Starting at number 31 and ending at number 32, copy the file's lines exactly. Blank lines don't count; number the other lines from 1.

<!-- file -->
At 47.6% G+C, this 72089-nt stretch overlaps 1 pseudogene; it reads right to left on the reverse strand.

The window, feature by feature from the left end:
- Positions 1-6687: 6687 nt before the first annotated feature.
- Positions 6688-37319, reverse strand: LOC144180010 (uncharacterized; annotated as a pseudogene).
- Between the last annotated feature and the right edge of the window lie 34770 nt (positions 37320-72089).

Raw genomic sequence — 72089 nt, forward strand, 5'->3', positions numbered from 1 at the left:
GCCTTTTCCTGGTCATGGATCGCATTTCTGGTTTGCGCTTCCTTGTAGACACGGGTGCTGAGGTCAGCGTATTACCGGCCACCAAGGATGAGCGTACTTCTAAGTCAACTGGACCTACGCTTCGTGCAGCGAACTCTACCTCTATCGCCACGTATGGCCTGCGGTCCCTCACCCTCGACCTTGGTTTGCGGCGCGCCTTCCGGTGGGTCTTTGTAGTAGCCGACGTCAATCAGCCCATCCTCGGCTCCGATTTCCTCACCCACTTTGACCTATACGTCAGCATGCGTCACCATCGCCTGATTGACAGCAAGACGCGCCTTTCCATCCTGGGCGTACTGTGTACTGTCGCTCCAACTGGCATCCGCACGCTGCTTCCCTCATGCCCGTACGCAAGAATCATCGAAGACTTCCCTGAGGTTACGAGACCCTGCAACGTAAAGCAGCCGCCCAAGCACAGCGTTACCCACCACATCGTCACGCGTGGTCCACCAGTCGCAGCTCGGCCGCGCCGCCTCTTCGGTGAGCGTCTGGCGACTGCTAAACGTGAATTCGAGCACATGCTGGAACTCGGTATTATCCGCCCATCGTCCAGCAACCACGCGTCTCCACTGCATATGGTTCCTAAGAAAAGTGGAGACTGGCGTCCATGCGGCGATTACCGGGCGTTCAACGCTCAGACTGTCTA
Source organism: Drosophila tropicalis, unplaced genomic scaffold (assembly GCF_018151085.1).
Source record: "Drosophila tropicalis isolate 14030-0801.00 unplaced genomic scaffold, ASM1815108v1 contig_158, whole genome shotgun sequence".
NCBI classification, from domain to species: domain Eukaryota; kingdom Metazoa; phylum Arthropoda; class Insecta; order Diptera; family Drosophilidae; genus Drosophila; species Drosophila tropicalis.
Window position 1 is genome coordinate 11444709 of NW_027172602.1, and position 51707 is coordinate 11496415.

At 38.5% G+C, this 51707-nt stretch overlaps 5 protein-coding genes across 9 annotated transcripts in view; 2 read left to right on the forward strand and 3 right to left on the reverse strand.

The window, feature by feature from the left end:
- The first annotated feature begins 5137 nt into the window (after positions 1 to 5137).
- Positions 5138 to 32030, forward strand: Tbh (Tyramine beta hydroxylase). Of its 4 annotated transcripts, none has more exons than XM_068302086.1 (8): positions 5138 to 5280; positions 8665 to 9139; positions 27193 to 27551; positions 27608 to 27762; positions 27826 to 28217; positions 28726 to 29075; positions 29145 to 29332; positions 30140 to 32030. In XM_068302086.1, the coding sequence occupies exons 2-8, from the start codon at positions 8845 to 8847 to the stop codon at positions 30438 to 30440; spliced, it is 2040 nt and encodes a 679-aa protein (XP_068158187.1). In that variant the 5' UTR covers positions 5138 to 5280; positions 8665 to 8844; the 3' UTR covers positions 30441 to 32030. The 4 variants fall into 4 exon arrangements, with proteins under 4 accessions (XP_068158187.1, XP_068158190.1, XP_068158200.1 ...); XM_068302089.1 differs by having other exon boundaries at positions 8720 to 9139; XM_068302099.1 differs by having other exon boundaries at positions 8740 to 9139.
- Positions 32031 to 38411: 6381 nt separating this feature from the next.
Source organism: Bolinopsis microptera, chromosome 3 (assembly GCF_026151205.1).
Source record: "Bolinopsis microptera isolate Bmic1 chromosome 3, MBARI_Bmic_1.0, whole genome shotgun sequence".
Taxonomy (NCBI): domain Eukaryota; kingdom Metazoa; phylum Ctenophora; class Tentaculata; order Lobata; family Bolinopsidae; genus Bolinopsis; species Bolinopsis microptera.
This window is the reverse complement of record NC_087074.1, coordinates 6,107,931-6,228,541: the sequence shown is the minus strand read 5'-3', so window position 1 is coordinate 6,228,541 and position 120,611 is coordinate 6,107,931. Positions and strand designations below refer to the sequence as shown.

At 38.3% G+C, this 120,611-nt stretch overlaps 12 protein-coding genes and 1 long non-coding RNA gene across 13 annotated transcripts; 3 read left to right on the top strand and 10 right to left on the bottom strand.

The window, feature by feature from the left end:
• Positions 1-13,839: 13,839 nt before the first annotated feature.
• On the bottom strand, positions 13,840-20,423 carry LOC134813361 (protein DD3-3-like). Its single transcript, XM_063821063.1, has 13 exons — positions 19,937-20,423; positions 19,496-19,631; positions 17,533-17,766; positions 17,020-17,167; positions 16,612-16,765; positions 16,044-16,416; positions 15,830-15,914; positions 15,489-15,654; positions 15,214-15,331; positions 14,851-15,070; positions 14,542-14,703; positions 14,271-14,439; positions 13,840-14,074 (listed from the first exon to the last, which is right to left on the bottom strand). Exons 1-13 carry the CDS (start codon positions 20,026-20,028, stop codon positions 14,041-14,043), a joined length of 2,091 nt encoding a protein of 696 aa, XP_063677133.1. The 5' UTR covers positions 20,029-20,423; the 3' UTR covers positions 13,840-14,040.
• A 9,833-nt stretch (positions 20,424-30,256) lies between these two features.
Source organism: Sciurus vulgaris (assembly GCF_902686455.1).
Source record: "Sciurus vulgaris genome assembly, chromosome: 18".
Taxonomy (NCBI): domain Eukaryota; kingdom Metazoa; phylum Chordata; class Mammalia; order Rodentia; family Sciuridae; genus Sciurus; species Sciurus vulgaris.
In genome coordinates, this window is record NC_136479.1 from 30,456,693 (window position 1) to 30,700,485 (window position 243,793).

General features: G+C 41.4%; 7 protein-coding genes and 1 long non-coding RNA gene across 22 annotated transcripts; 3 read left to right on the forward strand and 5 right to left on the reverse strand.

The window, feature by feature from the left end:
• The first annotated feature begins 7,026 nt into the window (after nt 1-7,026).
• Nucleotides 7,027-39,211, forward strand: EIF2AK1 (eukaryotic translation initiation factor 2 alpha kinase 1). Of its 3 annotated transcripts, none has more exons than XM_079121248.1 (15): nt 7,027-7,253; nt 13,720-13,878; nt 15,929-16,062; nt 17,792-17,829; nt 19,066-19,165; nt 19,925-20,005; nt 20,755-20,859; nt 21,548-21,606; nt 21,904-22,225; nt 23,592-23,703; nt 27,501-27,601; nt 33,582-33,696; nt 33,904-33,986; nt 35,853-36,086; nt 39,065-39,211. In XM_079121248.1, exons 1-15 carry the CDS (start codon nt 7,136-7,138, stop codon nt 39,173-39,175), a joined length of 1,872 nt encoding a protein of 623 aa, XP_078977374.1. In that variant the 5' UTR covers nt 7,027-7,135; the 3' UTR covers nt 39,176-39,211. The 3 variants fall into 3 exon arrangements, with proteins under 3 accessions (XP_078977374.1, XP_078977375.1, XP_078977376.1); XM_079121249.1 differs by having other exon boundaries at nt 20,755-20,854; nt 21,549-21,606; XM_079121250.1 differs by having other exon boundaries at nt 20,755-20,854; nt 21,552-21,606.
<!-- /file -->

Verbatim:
The window, feature by feature from the left end:
• The first annotated feature begins 7,026 nt into the window (after nt 1-7,026).